Getting there

British Airways currently fly non-stop from London to the Maldives. There are a range of alternative airlines which include Emirates, SriLankan Airlines and Qatar Airlines connecting in Dubai, Colombo or Doha.

Flying times from UK

Direct flights from London to the Maldives take approximately 10 hours. Flights with stops en-route take from 12 to 15 hours.

Time zone

The Maldives are +5 hours ahead of GMT.

Visa requirements

British nationals can obtain a tourist visa for up to 30 days on arrival in the Maldives.

Do's and don'ts

Alcohol is available only on the resort's islands but is prohibited elsewhere. It is advisable not to buy any on the flight or at the duty free shops en route to the Maldives as it will be confiscated on arrival at customs.

If you need regular medication a valid medical prescription, issued by your registered medical practitioner, is required. Without one you may not be able to take the medication through customs.

Dress standards are generally informal but tourists should be sensitive to local dress requirements when visiting non-resort areas. A degree of modesty while sunbathing is required even on resort islands.


The Maldives' currency is the rufiyaa, which is made up of 100 larees. Notes are available in denominations of 2, 5, 10, 20, 50, 100 or 500, although the two and five-rufiyaa notes are rare. Coins are in denominations of one and two rufiyaa and 10, 25 and 50 larees. However, many visitors to the resorts will never see rufiyaa with US dollars commonly used and accepted everywhere. Cash and credit cards are accepted and, unless otherwise specified, US dollars are preferred. Some resorts which are popular among European visitors will also accept Euros.


There are no clearly-defined rules to tipping in the Maldives. A service tax of 10-12.5% is added to almost everything, from minibar drinks to snorkelling trips. In many places, this means there is no need to tip additionally but, in some cases, the people serving you personally will expect a tip. Leave a tip for room staff including the butler if there is one. Acceptable currencies for tips are US dollars, local currency and Euros. It is not usually necessary to tip bar staff or waiters as the tip is added to your bill.

Food and drink

The resorts in the Maldives usually offer a wide variety of international cuisine. Locally, fish is common and the most popular is tuna, including skipjack, tunny, yellowfin and frigate. All is caught locally and prepared in several ways including boiled, sun-dried or smoked. Tuna is also used as a filling. Another popular local delicacy is garudiya, a traditional fish soup, often with chillies, onions and curry flavourings. It is served with rice, onion, lemon and chilli. Coconuts are also used in many recipes – in particular for desserts – and rice too is popular either boiled or ground into flour. A flat bread called roshi, like an Indian chapatti, generally accompanies meals.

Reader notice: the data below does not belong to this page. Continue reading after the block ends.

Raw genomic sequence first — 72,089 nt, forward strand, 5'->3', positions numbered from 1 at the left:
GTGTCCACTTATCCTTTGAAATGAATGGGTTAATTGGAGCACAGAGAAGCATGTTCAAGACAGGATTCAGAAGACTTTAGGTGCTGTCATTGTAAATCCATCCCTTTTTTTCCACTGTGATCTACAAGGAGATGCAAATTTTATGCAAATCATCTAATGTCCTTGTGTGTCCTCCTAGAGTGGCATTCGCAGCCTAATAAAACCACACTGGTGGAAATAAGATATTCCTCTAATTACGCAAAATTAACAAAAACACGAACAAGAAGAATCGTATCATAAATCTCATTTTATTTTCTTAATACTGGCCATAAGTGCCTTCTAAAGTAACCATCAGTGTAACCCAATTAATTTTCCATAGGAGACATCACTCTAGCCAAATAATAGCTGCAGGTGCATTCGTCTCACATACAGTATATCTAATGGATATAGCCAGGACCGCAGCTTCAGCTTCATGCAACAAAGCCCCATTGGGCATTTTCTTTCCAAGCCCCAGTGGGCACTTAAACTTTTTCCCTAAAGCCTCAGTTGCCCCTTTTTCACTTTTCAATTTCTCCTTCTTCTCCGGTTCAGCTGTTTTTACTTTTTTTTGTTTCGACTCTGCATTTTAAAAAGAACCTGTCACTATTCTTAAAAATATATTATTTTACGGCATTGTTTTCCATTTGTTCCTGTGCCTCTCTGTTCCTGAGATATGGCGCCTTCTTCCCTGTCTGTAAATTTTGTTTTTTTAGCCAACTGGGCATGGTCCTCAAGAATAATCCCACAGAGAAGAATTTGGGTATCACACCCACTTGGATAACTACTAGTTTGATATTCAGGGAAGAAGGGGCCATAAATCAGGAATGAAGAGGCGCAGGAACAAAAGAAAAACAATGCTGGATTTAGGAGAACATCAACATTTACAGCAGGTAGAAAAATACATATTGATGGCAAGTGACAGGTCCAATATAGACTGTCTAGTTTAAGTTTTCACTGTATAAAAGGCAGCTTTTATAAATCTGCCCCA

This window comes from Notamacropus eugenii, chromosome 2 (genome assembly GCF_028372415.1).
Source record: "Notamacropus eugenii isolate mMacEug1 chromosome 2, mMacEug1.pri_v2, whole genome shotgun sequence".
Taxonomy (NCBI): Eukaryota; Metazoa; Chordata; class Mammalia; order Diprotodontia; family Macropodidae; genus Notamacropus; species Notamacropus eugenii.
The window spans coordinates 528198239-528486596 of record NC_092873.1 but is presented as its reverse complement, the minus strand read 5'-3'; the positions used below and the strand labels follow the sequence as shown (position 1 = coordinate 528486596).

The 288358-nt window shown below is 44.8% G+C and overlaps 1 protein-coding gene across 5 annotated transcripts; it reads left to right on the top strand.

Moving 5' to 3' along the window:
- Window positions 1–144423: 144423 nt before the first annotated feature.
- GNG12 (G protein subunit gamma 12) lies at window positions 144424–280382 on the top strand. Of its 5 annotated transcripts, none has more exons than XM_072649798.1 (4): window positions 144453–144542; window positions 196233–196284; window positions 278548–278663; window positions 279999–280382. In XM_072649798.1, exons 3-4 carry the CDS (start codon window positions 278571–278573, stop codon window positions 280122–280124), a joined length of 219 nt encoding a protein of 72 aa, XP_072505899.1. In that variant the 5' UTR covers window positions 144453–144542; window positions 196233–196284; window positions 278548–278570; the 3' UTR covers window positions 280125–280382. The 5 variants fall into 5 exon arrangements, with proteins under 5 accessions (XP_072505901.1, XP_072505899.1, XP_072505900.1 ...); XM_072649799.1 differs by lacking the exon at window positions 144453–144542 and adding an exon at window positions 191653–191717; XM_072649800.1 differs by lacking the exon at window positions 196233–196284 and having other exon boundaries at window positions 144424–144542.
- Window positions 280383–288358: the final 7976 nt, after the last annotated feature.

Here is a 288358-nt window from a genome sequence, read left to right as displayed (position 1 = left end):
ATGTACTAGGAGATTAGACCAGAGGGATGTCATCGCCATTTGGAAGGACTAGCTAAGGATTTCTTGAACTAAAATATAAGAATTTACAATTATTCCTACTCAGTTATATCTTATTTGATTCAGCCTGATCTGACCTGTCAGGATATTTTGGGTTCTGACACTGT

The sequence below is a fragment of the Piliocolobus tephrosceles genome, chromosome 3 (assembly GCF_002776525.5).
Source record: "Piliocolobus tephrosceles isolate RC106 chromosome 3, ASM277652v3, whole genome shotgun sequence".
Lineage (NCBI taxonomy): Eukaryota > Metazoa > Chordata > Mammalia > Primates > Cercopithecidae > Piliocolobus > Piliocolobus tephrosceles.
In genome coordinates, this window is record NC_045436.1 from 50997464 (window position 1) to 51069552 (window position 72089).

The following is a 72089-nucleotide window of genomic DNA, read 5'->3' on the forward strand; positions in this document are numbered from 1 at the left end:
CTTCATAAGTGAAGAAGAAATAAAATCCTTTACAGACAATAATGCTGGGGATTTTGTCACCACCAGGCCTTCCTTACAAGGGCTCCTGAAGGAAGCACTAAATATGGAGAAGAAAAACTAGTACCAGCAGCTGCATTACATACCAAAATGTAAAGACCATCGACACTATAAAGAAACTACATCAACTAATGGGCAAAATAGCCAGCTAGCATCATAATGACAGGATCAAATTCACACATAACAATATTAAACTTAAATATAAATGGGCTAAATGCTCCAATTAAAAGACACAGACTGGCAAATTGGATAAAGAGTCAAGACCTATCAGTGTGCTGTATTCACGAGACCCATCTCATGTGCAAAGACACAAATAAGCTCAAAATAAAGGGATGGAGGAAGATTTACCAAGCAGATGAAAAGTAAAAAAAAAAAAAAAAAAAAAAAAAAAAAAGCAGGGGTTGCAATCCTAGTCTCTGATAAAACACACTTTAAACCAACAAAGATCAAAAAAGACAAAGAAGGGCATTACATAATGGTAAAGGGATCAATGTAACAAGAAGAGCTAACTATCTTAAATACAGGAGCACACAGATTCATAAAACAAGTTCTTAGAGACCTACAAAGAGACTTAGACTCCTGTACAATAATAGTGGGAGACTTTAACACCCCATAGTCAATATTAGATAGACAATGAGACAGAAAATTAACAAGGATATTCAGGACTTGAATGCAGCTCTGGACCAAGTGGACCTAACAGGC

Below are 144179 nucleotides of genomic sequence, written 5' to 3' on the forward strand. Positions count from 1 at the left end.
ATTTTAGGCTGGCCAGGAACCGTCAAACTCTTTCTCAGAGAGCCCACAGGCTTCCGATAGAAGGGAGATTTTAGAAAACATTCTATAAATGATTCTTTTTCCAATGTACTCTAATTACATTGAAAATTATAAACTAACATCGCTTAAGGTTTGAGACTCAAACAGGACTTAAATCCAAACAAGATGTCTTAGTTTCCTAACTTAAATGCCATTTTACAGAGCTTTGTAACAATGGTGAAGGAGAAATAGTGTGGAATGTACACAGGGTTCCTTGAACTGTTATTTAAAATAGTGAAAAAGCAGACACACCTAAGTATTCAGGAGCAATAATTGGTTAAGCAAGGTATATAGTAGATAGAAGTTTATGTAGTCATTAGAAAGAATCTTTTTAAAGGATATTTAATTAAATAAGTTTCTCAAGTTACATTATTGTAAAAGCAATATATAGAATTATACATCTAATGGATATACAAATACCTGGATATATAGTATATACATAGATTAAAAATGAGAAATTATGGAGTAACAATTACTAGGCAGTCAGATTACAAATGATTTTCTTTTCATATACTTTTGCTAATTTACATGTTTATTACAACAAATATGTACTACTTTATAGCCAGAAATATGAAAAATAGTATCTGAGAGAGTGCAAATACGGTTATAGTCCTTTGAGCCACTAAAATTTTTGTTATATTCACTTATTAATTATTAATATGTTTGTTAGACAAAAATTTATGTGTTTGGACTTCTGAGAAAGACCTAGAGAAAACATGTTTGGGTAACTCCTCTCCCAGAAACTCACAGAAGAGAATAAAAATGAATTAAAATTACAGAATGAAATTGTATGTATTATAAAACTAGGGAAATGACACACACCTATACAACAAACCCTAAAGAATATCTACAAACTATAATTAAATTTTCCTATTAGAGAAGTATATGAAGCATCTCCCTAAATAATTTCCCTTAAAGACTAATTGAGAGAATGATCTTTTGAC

Holidays, festivals and celebrations

Haj and Bodu Eid is celebrated in January. The annual pilgrimage sees many Maldivians travel to Mecca and for three days after the pilgrimage there is a national holiday. National Day in March sees the celebrations commemorating the 1573 victory of Mohammed Thakurufaanu over occupying Portuguese forces whilst Independence Day on the 26th July marks the islands independence from the British in 1965. Parades and dances take place with everyone in the local community, including schools, taking part. Ramadan, when the Muslim community follows a 30 day fast takes place annually but the dates change every year.


Shopping on the Maldives is limited as the majority of visitors spend most of their time on the resort islands. Local gifts at the hotel can be bought and if visiting the main island of Male local jewellery and fabrics may be found.

Suggested Reading

The Footprint and Rough Guide offer a good general introduction to the Maldives. Some other suggestions include:

‘Maldives: The Very Best Of’ by Michael Friedel

‘A Brief Guide to the Maldives’ by Adrian Neville

‘Maldives’ by Stefania Lamberti

‘Maldives, God's Masterpiece on Earth’ by BK Adhitya


Your doctor is the best person to advise you on staying healthy whilst abroad but current recommended vaccinations are Hepatitis A, Typhoid, Tetanus and Diphtheria. Yellow Fever is compulsory, but only if you have visited an affected Yellow Fever area within 5 days prior to your arrival. In some instances anti-malarial tablets may also be needed. For current information on health advice you may wish to visit the Medical Advisory Services for Travellers Abroad (MASTA) Web Site on The NHS ‘Fit for Travel’ website ( is also a useful resource.

Travel advice

For current information on the Maldives the best resource is the Foreign and Commonwealth Office ( which is a comprehensive resource and updated regularly. We would also recommend visiting the Safer Tourism Foundation website ( before you travel and will be happy to address any questions or concerns you may have.